Monday, January 12, 2015

Those Pesky Little Details

I'm settling into my bed while parked in the small town of Olla, Louisiana. It's Monday evening and I made it down to Houston, TX today and got unloaded in the Downtown area just off of Commerce street at National Oil Well Varco. I'm on my way back to Delhi, Louisiana to start pulling some loads out of the SAPA plant again. I didn't have enough legal driving time left to make it all the way to Delhi so I'm taking my ten hour break here tonight. I'll get going again tomorrow and get this trailer back to the plant so they can load it with some more stuff. Not sure where I will be going next, but I had a pretty good week this week. Tomorrow morning is the cut-off day for turning in our paperwork for the jobs we've accomplished, but I was just too tired tonight to work on it – I'll feel refreshed in the morning and I will get that little task completed.

I had to wait till the end of the day today to turn in my paperwork because there was some confusion on one of my trips in the computer system that calculates our payroll. I discovered it, and realized I had gotten shorted on about three hundred miles, but my dispatcher couldn't seem to figure out why it was like that. Then today it all came clear to me what had happened. When I explained it to the dispatcher he agreed, and thinks I'm the smartest truck driver that ever rolled down the interstate. He sent me a message earlier to wait until they got it all sorted out before I sent my trip-sheets in. He had to get some of the upper management types involved to get it all sorted out, but just before he left for the day he sent me another message stating they got it straightened out and I could go ahead and turn everything in.

It was a load that came to us via a freight broker, but it had the wrong zip code in it for my final destination. Some times the smallest details can make the biggest difference in how something actually turns out.  The computer program bases it's calculations on your miles by the zip codes of the locations where you pick-up and or deliver to.  I delivered this load to Houston, TX, but the zip code used was in Dallas, TX.  I came from Chicago, so once I passed through Dallas those miles on down to Houston were not included in the calculation for my pay.  The thing that clued me in to all this was that the computer program also uses those same zip codes to calculate where you should stop and get fuel.  I needed to get fuel for my trip back to Delhi, and I was already surprised that the system had let me go this far without suggesting a fuel stop for me.  It will usually not let my truck get down to less than 3/8 of a tank, but I was down to 1/8.  When I received my dispatch notice which should have been sending me from Houston to Delhi it suggested my fuel stop at a truck stop in Dallas.  There was no reason in the world for me to go North up to Dallas.  That's when I realized, this computer thinks I'm sitting in Dallas when I'm all the way down in Houston.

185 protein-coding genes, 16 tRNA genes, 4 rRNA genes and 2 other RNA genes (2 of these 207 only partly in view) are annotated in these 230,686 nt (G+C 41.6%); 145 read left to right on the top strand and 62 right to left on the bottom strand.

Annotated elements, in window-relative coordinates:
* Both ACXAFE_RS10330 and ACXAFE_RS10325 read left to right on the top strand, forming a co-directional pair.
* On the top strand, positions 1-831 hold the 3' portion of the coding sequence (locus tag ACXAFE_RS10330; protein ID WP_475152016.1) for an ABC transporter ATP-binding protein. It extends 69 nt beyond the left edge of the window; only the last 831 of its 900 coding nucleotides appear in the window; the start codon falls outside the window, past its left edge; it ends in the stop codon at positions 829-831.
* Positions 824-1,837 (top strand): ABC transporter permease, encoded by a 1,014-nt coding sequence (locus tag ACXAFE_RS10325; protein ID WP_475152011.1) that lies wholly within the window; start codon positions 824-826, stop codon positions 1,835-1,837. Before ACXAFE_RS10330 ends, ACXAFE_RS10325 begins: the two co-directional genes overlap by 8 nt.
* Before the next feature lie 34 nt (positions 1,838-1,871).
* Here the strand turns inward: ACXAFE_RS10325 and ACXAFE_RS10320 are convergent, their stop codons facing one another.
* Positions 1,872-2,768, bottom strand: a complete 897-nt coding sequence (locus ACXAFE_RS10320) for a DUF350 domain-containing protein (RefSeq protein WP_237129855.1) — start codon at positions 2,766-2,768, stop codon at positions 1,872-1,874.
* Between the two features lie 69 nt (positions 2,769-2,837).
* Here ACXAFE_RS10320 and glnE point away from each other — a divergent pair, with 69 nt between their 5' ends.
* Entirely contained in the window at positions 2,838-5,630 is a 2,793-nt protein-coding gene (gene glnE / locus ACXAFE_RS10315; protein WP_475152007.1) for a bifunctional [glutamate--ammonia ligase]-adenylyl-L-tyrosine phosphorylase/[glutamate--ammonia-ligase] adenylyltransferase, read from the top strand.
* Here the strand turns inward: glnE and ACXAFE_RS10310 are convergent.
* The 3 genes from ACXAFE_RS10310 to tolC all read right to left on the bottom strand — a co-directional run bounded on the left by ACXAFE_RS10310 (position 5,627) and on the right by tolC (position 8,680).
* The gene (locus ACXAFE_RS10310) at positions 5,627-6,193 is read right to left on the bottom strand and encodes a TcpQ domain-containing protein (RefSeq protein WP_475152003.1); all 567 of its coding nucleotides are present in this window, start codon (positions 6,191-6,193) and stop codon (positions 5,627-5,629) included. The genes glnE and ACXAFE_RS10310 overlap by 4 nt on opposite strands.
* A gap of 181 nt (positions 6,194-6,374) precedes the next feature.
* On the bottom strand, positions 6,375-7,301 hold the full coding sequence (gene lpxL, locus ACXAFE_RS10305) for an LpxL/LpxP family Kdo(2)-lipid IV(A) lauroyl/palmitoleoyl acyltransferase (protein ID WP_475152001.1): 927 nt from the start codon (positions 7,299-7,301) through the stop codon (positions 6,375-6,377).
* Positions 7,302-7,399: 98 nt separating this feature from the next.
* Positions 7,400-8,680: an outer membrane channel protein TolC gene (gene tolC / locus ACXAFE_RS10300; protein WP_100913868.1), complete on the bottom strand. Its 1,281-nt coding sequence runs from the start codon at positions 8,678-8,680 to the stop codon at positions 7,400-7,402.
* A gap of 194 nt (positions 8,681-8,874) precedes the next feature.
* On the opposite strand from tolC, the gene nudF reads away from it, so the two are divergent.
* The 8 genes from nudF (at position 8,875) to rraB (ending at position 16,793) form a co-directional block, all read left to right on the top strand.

Computers do some really amazing stuff for us, especially in this business.  But they can only work with the data they are given.  God gave us the abilities to think and reason - two very powerful attributes that we have not been able to replicate with all of the amazing technologies we have developed.

Sunday, January 11, 2015

Headed South

It's Sunday morning and I'm in Cuba Missouri. Yesterday I made it into the downtown Chicago area (West Side), and somehow managed to get my rig through the challenging maze of tight turns, low bridges that will open up the top of an eighteen wheeler like a sardine can, and unemployed people hanging about on the street corners. I don't care what numbers the government puts out about our nation's unemployment numbers – I don't believe them – they are disingenuous at best. Any truck driver who makes his way in and out of these big inner city areas can see it right before his own eyes – there are a lot of people out here drinking beer and hanging out on the streets on the government dole – it's sad, forgive my digression into politics.

Okay, so everything went really well this morning despite the cold weather. I started out at about ten o'clock and left Aurora working my way into the inner parts of Chicago. I got to the Overton Gear Company which is an old company that is located in an area where there is mostly residences now, and everything is so tight in this part of town that they don't even have a place where you can park your truck to get loaded. So they told me to pull over to the side of the road and they would load me right out there in the street! Here's what it looked like as we blocked the street with my truck while the forklift was loading 2 gears and 2 shafts weighing in at a total of 15,000 pounds on my truck.

After that I proceeded to Addison, and they loaded 2 more gears and 2 more shafts exactly like the ones I already had. While on the way to Addison my dispatcher called and said they had canceled my third pick-up which didn't bother me at all considering the bitter cold weather we were working in. So once I got loaded at Addison I started working my way out of the Chicago area and turned south. Thankfully this load is bound for Houston, Texas. I made it down here to Cuba Missouri and slept very well last night. I took a walk when I arrived here at 11:00 o'clock last night in the nice balmy 36 degree weather.

Oh I know I shared the photo of the start of my day when I was driving the last leg up to the Caterpillar plant, but I forgot to show you the view from the cab of my truck as I was getting unloaded at the plant.